Molecular Population Genetics of Accessory Gland Protein Genes and Testis-Expressed Genes in Drosophila Mojavensis and D. Arizonae

Article excerpt

ABSTRACT

Molecular population genetic investigation of Drosophila male reproductive genes has focused primarily on melanogaster subgroup accessory gland protein genes (Acp's). Consistent with observations from male reproductive genes of numerous taxa, Acp's evolve more rapidly than nonreproductive genes. However, within the Drosophila genus, large data sets from additional types of male reproductive genes and from different species groups are lacking. Here we report findings from a molecular population genetics analysis of male reproductive genes of the repleta group species, Drosophila arizonae and D. mojavensis. We find that Acp's have dramatically higher average pairwise K^sub a^/K^sub s^ (0.93) than testis-enriched genes (0.19) and previously reported melanogaster subgroup Acp's (0.42). Overall, 10 of 19 Acp's have K^sub a^/ K^sub s^ > 1 either in nonpolarized analyses or in at least one lineage of polarized analyses. Of the nine Acp's for which outgroup data were available, average K^sub a^/ K^sub s^ was considerably higher in D. mojavensis (2.08) than in D. arizonae (0.87). Contrasts of polymorphism and divergence suggest that adaptive protein evolution at Acp's is more common in D. mojavensis than in D. arizonae.

MOLECULAR studies in a diverse array of animal taxa suggest that genes involved in reproduction evolve at an accelerated rate relative to other genes (reviewed in SWANSON and VACQUIER 2002). Positive selection has been inferred for some proteins (SwANSON and VACQUIER 1995; METZ and PALUMBI 1996; SUTTON and WILKINSON 1997; WYCKOFF et al. 2000; TORGERSON et al. 2002), although population genetic data are sufficiently sparse to leave unresolved the question of the relative importance of directional selection vs. genetic drift in reproduction-related proteins compared to other protein classes. In any case, rapid phenotypic/ molecular evolution of reproductive characters/genes is consistent with the notion that male-male and malefemale interactions may contribute to the rapid divergence between populations and the evolution of reproductive isolation (EBERHARD 1996; RICE 1998).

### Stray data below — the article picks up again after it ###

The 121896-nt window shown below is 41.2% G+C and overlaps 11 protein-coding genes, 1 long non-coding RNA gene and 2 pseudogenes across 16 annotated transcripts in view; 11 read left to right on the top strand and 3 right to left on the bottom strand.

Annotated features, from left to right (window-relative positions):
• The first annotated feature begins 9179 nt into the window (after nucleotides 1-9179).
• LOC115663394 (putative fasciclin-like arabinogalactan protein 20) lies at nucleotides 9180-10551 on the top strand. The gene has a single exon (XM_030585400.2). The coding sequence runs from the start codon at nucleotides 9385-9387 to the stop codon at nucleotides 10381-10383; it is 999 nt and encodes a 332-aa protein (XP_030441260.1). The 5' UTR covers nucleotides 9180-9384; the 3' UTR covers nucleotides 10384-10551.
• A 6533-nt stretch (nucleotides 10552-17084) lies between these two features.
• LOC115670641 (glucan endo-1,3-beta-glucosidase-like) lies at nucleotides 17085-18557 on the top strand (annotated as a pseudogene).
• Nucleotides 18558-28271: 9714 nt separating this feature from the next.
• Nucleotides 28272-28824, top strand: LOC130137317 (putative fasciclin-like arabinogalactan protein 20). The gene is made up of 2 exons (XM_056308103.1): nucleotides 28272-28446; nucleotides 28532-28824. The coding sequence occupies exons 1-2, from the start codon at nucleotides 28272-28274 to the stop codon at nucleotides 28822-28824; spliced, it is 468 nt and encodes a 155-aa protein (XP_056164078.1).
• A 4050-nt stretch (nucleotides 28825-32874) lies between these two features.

Molecular evolutionary investigation of Drosophila reproduction has focused on male accessory gland protein genes (Acp's) of melanogaster subgroup species. The number of putative Acp's in these species is on the order of 83 (SwANSON et al. 2001), although <20 have extensive experimental support (SCHAFER 1986; DiBENEDETTO et al. 1987; CHEN et al. 1988; MONSMA and WOLFNER 1988; WOLFNER et al. 1997). Genetic analysis has shown that Acp's contribute to proper sperm storage (NEUBAUM and WOLFNER 1999; TRAM and WOLFNER 1999; CHAPMAN et al. 2000), normal ovulation and oviposition (HERNDON and WOLFNER 1995; HEIFETZ et al. 2000), increased egg-laying rates, and reduced female receptivity (CHEN et al. 1988; AIGAKI et al. 1991; KALB et al. 1993; CHAPMAN et al. 2003; LIU and KUBLI 2003). Acp's show higher rates of protein divergence (AouADÉ 1997, 1998,1999; TsAURand Wu 1997; TSAURétal. 1998; BEGUN et al. 2000; SWANSON et al. 2001) and protein polymorphism (COULTHART and SINGH 1988; BEGUN et al. 2000) compared to "average" proteins in Drosophila melanogaster and D. simulans (e.g., BEGUN et al. 2000). Less energy has been devoted to population genetic investigation of male reproductive genes primarily expressed in testes (but see DUVERNELL and EANES 2000; PARSCH et al. 200Ia). However, a few analyses suggest that Drosophila testis-expressed genes evolve quickly (PARSCH et al. 2001b; MEIKLEJOHN et al. 2004; RICHARDS et al 2005) and may sometimes be associated with evolution of novel function (LONG and LANGLEY 1993; NURMINSKY et al. 1998; BETRAN and LONG 2003).

Because our current population genetic understanding of Drosophila is dominated by data from melanogaster subgroup species, we have no way of knowing whether the patterns of polymorphism and divergence or the functional biology of reproduction-related proteins will be similar in other Drosophila species (WAGSTAFF and BEGUN 2005). …